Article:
Travel & Hospitality

Concerns About Mass Shootings and Other Violent Crimes May Be Scaring Chinese Travelers Away From the U.S.

Negative coverage in Chinese state media hasn’t helped, and poses challenges for the U.S. tourism sector

Graphic conveying Chinese travel to the United States
Unsplash / Morning Consult artwork by Kelly Rice
  • Chinese travelers are eager to go abroad but prefer destinations like Europe to the United States.

  • Personal safety is more concerning with regard to U.S. travel compared with general international travel.

  • An overwhelming majority of Chinese interested in traveling to the United States (93%) say fears of violent crime may cause them to reconsider, outpacing other potentially prohibitive concerns such as COVID-19 exposure, cost and deteriorating U.S.-China relations.

  • Outsize Chinese media coverage of U.S. violence, and especially mass shootings, is likely driving these fears: Those who have seen, read or heard about the school shooting in Uvalde, Texas are far more likely to cite violent crime as a reason not to travel to the United States.

  • American destinations hoping to attract Chinese visitors should emphasize safety and stability in their pre-purchase messaging and clearly communicate strategies for ensuring tourists’ personal safety during their visits.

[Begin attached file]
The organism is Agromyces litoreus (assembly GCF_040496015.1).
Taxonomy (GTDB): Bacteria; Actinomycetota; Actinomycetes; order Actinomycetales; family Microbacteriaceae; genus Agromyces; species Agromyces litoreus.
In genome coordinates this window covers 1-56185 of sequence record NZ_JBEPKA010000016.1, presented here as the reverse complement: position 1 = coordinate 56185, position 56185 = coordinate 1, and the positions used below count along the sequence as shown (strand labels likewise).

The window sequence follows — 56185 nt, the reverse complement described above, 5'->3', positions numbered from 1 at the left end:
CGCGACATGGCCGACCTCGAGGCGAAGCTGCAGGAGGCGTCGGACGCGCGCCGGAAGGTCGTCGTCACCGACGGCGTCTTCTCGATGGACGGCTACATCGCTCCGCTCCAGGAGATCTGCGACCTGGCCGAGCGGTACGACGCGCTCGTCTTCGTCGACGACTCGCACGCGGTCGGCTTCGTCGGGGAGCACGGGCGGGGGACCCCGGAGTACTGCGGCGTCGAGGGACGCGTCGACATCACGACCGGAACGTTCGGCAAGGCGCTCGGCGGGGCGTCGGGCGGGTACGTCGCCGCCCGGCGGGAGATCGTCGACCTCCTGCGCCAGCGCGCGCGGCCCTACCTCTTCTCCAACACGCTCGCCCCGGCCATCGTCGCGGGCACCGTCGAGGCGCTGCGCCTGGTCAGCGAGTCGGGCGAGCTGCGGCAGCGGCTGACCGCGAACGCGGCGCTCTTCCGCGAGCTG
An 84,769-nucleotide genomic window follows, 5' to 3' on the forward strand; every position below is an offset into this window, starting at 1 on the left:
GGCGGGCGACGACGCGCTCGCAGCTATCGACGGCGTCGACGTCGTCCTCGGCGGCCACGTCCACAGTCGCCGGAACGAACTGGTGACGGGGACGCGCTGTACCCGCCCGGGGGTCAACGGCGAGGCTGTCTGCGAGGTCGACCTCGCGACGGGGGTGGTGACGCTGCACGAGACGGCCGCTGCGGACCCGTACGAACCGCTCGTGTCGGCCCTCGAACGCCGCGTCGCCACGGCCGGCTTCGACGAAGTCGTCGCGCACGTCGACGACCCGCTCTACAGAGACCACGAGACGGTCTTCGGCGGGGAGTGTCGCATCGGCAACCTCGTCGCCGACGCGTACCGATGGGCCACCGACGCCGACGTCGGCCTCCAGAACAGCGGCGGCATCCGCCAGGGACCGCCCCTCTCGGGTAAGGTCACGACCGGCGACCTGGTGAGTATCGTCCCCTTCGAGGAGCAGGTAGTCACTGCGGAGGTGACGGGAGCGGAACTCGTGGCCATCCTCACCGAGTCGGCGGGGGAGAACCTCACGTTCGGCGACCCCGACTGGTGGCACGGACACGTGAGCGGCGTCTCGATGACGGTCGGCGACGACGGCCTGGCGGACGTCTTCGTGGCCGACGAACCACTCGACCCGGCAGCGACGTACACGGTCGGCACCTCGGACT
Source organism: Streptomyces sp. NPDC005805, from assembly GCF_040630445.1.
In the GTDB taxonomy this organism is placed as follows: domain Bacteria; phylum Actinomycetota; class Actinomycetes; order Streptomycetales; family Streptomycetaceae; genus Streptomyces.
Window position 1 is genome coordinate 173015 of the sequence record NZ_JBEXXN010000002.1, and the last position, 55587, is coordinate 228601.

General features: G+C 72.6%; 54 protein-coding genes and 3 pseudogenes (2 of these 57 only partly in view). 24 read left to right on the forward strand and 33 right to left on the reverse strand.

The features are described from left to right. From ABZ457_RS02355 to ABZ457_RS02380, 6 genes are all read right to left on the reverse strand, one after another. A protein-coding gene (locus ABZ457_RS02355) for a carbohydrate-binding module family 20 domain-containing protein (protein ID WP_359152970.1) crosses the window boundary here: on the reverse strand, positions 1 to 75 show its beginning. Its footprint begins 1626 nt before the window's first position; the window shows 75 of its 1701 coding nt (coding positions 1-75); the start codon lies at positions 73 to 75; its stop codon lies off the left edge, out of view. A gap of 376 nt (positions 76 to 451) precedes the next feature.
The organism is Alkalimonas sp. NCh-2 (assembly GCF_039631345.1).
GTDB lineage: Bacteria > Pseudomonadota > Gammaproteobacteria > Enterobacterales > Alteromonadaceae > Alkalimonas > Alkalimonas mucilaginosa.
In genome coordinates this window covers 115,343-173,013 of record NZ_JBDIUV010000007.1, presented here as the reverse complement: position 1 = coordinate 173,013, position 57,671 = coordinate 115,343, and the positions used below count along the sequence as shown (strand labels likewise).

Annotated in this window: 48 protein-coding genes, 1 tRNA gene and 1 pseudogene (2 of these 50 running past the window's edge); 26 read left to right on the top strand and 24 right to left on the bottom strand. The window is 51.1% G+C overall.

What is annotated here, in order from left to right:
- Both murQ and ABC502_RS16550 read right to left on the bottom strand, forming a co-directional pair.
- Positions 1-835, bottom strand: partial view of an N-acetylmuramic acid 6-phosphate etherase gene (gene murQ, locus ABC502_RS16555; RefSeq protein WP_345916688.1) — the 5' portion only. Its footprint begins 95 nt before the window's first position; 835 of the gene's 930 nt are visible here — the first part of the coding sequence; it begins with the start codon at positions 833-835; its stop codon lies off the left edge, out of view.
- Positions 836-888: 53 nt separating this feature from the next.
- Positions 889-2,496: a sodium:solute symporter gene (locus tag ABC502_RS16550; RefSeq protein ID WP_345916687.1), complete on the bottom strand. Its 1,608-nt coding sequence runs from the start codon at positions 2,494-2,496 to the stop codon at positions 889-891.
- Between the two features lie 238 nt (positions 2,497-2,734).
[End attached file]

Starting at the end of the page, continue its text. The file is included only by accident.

Chinese travelers are ready to go abroad but have limited enthusiasm for visiting the United States

International trips are back on the map for Chinese travelers.

As initial pandemic-related restrictions and lockdowns continue to ease, domestic travel has regained ground and remained consistently popular throughout 2022: Roughly 9 out of 10 Chinese adults with plans to travel say they will go on a domestic trip. But the share of those with travel plans who say they will or might travel abroad in the coming year, which was comparatively low in the spring, rose 23 percentage points between April and July. Now 1 in 5 Chinese adults say they will “definitely” travel internationally.

This is welcome news for the global travel industry, as Chinese outbound tourism accounted for nearly one-fifth of all international tourism spending and was the third largest contributor of international tourists to the United States in the years leading up to the pandemic. But American companies may not have as much reason to celebrate. Chinese travelers express less interest in visiting the United States compared with several other regions and countries — particularly Europe, which 54% of Chinese are interested in visiting, compared with only 35% who say the same for the United States. And a plurality of Chinese have little to no interest in U.S. travel.